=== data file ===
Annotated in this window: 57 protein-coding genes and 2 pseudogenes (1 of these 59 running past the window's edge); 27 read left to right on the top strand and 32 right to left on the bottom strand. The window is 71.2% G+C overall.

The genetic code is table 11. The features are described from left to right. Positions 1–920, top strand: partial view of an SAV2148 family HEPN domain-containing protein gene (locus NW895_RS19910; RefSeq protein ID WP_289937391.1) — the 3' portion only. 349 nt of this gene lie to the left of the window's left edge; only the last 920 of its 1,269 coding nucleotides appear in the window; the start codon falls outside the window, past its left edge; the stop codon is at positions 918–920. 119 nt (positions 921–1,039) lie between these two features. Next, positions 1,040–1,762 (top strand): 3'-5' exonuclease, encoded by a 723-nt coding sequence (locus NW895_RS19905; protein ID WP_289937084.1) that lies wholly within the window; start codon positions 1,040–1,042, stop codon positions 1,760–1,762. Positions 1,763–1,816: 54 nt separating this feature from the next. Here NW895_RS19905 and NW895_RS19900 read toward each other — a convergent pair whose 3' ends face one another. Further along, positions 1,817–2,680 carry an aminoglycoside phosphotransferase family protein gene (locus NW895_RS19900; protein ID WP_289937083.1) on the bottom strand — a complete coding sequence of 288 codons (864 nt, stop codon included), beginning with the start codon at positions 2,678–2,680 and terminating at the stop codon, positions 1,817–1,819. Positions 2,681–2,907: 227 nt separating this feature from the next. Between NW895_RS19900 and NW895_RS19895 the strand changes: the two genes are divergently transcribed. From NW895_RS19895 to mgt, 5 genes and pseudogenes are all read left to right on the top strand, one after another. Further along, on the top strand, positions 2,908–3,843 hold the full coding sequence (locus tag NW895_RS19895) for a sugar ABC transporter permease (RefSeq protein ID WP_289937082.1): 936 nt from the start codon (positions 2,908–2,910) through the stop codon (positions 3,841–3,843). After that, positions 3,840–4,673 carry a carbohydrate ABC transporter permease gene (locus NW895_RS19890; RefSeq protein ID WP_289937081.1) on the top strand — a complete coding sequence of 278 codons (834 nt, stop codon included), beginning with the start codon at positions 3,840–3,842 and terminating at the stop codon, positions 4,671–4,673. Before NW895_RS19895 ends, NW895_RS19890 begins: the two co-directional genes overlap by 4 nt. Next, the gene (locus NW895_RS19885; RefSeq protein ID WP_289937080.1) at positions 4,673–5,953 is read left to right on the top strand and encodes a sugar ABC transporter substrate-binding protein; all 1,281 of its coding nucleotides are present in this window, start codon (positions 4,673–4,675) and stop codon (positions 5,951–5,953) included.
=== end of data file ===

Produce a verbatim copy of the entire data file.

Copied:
Annotated in this window: 57 protein-coding genes and 2 pseudogenes (1 of these 59 running past the window's edge); 27 read left to right on the top strand and 32 right to left on the bottom strand. The window is 71.2% G+C overall.

The genetic code is table 11. The features are described from left to right. Positions 1–920, top strand: partial view of an SAV2148 family HEPN domain-containing protein gene (locus NW895_RS19910; RefSeq protein ID WP_289937391.1) — the 3' portion only. 349 nt of this gene lie to the left of the window's left edge; only the last 920 of its 1,269 coding nucleotides appear in the window; the start codon falls outside the window, past its left edge; the stop codon is at positions 918–920. 119 nt (positions 921–1,039) lie between these two features. Next, positions 1,040–1,762 (top strand): 3'-5' exonuclease, encoded by a 723-nt coding sequence (locus NW895_RS19905; protein ID WP_289937084.1) that lies wholly within the window; start codon positions 1,040–1,042, stop codon positions 1,760–1,762. Positions 1,763–1,816: 54 nt separating this feature from the next. Here NW895_RS19905 and NW895_RS19900 read toward each other — a convergent pair whose 3' ends face one another. Further along, positions 1,817–2,680 carry an aminoglycoside phosphotransferase family protein gene (locus NW895_RS19900; protein ID WP_289937083.1) on the bottom strand — a complete coding sequence of 288 codons (864 nt, stop codon included), beginning with the start codon at positions 2,678–2,680 and terminating at the stop codon, positions 1,817–1,819. Positions 2,681–2,907: 227 nt separating this feature from the next. Between NW895_RS19900 and NW895_RS19895 the strand changes: the two genes are divergently transcribed. From NW895_RS19895 to mgt, 5 genes and pseudogenes are all read left to right on the top strand, one after another. Further along, on the top strand, positions 2,908–3,843 hold the full coding sequence (locus tag NW895_RS19895) for a sugar ABC transporter permease (RefSeq protein ID WP_289937082.1): 936 nt from the start codon (positions 2,908–2,910) through the stop codon (positions 3,841–3,843). After that, positions 3,840–4,673 carry a carbohydrate ABC transporter permease gene (locus NW895_RS19890; RefSeq protein ID WP_289937081.1) on the top strand — a complete coding sequence of 278 codons (834 nt, stop codon included), beginning with the start codon at positions 3,840–3,842 and terminating at the stop codon, positions 4,671–4,673. Before NW895_RS19895 ends, NW895_RS19890 begins: the two co-directional genes overlap by 4 nt. Next, the gene (locus NW895_RS19885; RefSeq protein ID WP_289937080.1) at positions 4,673–5,953 is read left to right on the top strand and encodes a sugar ABC transporter substrate-binding protein; all 1,281 of its coding nucleotides are present in this window, start codon (positions 4,673–4,675) and stop codon (positions 5,951–5,953) included.